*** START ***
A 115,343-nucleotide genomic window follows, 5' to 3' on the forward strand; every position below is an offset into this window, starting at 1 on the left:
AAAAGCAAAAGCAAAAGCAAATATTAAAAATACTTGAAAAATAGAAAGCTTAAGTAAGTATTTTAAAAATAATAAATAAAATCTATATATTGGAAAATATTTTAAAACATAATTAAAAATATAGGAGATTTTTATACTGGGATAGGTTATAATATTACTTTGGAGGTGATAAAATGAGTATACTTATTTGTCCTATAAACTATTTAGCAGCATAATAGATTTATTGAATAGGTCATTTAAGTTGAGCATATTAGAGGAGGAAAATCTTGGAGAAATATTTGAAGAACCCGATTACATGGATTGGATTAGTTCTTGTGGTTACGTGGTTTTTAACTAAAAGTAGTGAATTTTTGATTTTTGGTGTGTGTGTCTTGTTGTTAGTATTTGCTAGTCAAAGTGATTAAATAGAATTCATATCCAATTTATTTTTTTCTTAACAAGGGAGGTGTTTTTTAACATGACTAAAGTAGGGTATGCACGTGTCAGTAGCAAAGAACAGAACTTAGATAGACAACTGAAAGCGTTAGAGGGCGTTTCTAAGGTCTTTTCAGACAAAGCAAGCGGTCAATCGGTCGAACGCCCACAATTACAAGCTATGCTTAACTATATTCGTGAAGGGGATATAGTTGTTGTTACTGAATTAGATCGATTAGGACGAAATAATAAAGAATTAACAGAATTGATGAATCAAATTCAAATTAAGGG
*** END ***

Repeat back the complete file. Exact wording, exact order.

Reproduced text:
A 115,343-nucleotide genomic window follows, 5' to 3' on the forward strand; every position below is an offset into this window, starting at 1 on the left:
AAAAGCAAAAGCAAAAGCAAATATTAAAAATACTTGAAAAATAGAAAGCTTAAGTAAGTATTTTAAAAATAATAAATAAAATCTATATATTGGAAAATATTTTAAAACATAATTAAAAATATAGGAGATTTTTATACTGGGATAGGTTATAATATTACTTTGGAGGTGATAAAATGAGTATACTTATTTGTCCTATAAACTATTTAGCAGCATAATAGATTTATTGAATAGGTCATTTAAGTTGAGCATATTAGAGGAGGAAAATCTTGGAGAAATATTTGAAGAACCCGATTACATGGATTGGATTAGTTCTTGTGGTTACGTGGTTTTTAACTAAAAGTAGTGAATTTTTGATTTTTGGTGTGTGTGTCTTGTTGTTAGTATTTGCTAGTCAAAGTGATTAAATAGAATTCATATCCAATTTATTTTTTTCTTAACAAGGGAGGTGTTTTTTAACATGACTAAAGTAGGGTATGCACGTGTCAGTAGCAAAGAACAGAACTTAGATAGACAACTGAAAGCGTTAGAGGGCGTTTCTAAGGTCTTTTCAGACAAAGCAAGCGGTCAATCGGTCGAACGCCCACAATTACAAGCTATGCTTAACTATATTCGTGAAGGGGATATAGTTGTTGTTACTGAATTAGATCGATTAGGACGAAATAATAAAGAATTAACAGAATTGATGAATCAAATTCAAATTAAGGG